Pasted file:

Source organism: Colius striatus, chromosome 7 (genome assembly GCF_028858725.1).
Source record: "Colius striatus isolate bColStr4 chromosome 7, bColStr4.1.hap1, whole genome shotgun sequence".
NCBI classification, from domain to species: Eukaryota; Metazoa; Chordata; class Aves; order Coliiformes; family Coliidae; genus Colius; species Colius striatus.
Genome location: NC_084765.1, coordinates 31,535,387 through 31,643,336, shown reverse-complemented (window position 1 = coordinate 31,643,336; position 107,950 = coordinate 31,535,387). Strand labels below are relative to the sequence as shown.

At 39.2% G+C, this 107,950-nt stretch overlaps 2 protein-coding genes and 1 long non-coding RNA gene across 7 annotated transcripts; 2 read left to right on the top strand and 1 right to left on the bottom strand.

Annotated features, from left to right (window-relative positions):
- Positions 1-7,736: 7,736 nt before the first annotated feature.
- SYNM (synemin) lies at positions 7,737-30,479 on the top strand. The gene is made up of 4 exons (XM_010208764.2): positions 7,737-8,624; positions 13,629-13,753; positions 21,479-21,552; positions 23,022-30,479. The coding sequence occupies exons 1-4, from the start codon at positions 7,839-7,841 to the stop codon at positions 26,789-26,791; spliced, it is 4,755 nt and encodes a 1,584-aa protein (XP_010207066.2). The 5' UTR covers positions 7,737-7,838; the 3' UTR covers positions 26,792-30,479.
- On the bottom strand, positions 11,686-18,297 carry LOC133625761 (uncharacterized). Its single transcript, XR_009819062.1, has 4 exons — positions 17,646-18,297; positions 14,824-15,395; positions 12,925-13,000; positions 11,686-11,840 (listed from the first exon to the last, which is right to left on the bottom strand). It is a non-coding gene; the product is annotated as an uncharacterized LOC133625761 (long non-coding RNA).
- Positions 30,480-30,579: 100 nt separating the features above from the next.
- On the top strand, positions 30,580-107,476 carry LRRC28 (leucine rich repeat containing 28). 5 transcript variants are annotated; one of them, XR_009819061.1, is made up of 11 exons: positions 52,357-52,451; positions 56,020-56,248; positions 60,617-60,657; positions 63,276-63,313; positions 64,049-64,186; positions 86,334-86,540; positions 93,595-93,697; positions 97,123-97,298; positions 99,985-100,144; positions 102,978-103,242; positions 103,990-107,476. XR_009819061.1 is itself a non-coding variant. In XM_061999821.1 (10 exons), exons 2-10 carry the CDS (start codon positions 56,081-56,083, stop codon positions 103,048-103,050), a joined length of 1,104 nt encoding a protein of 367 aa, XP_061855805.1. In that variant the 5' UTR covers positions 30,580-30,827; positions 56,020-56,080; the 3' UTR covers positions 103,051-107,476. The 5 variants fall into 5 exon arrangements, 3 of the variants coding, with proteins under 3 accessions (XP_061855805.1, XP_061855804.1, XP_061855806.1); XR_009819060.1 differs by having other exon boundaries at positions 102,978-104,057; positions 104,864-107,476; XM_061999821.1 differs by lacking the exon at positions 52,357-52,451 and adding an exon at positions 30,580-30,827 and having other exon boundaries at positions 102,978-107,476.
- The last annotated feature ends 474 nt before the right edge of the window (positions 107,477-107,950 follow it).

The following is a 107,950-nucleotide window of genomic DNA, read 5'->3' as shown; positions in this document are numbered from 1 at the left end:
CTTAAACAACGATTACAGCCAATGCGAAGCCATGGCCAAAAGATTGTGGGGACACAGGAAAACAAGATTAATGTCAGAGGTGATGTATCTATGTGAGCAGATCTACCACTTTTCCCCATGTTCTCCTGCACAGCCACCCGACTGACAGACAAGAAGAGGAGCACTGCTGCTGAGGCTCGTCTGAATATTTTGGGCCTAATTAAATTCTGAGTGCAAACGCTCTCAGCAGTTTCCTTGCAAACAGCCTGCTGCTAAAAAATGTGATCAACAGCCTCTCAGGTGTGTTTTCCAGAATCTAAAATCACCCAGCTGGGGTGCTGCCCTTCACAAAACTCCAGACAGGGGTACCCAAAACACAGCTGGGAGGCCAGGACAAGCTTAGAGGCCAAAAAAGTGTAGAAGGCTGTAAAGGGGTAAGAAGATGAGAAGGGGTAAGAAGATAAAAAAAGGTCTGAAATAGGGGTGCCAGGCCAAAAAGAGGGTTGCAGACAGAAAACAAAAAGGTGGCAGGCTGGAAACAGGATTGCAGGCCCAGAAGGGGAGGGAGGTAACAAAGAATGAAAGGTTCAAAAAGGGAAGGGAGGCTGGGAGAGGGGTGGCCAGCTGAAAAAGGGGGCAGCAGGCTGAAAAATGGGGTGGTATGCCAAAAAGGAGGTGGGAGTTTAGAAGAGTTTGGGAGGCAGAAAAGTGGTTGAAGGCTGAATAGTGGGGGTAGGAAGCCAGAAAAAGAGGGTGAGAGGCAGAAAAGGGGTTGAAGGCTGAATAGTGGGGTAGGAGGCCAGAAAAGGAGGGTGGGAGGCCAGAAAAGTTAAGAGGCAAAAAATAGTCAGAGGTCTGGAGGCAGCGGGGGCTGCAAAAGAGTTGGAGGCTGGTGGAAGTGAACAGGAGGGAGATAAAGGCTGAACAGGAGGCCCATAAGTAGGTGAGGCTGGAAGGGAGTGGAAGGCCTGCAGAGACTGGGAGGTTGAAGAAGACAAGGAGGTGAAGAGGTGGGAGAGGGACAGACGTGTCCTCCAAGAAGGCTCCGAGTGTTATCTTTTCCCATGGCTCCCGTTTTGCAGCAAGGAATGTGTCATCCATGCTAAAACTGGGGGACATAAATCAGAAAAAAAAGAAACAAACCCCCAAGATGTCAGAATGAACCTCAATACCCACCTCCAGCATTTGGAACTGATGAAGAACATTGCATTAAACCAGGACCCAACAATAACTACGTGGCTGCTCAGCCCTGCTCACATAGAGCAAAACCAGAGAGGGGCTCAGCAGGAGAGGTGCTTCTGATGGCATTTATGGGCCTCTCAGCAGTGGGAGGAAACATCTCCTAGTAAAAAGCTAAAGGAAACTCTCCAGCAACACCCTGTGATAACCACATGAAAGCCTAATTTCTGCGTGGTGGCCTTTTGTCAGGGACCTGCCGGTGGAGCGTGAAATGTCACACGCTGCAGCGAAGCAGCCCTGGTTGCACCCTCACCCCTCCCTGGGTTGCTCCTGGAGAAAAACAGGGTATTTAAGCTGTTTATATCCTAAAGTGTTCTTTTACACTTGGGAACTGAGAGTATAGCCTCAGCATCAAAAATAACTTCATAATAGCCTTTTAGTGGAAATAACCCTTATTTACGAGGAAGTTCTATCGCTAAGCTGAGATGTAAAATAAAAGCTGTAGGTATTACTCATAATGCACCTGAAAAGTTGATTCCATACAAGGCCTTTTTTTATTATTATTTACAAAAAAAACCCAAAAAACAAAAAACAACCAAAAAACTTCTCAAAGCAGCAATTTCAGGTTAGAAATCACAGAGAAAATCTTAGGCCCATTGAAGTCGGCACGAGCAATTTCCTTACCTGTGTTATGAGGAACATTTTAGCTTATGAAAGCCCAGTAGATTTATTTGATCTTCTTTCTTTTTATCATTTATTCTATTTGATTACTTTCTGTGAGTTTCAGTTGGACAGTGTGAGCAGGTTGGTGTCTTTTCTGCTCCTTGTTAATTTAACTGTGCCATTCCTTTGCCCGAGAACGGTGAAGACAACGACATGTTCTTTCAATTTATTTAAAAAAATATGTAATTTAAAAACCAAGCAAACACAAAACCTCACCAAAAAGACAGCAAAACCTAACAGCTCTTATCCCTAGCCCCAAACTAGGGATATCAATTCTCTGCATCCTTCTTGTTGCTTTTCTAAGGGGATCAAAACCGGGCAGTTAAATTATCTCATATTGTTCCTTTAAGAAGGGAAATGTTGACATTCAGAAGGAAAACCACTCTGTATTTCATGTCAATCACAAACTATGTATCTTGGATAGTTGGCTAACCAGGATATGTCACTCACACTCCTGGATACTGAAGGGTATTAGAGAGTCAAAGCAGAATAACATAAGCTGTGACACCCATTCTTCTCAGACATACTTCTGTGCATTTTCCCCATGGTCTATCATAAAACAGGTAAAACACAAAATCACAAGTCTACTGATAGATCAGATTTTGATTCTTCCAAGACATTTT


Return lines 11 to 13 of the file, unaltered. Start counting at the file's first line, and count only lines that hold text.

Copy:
- On the top strand, positions 30,580-107,476 carry LRRC28 (leucine rich repeat containing 28). 5 transcript variants are annotated; one of them, XR_009819061.1, is made up of 11 exons: positions 52,357-52,451; positions 56,020-56,248; positions 60,617-60,657; positions 63,276-63,313; positions 64,049-64,186; positions 86,334-86,540; positions 93,595-93,697; positions 97,123-97,298; positions 99,985-100,144; positions 102,978-103,242; positions 103,990-107,476. XR_009819061.1 is itself a non-coding variant. In XM_061999821.1 (10 exons), exons 2-10 carry the CDS (start codon positions 56,081-56,083, stop codon positions 103,048-103,050), a joined length of 1,104 nt encoding a protein of 367 aa, XP_061855805.1. In that variant the 5' UTR covers positions 30,580-30,827; positions 56,020-56,080; the 3' UTR covers positions 103,051-107,476. The 5 variants fall into 5 exon arrangements, 3 of the variants coding, with proteins under 3 accessions (XP_061855805.1, XP_061855804.1, XP_061855806.1); XR_009819060.1 differs by having other exon boundaries at positions 102,978-104,057; positions 104,864-107,476; XM_061999821.1 differs by lacking the exon at positions 52,357-52,451 and adding an exon at positions 30,580-30,827 and having other exon boundaries at positions 102,978-107,476.
- The last annotated feature ends 474 nt before the right edge of the window (positions 107,477-107,950 follow it).

The following is a 107,950-nucleotide window of genomic DNA, read 5'->3' as shown; positions in this document are numbered from 1 at the left end: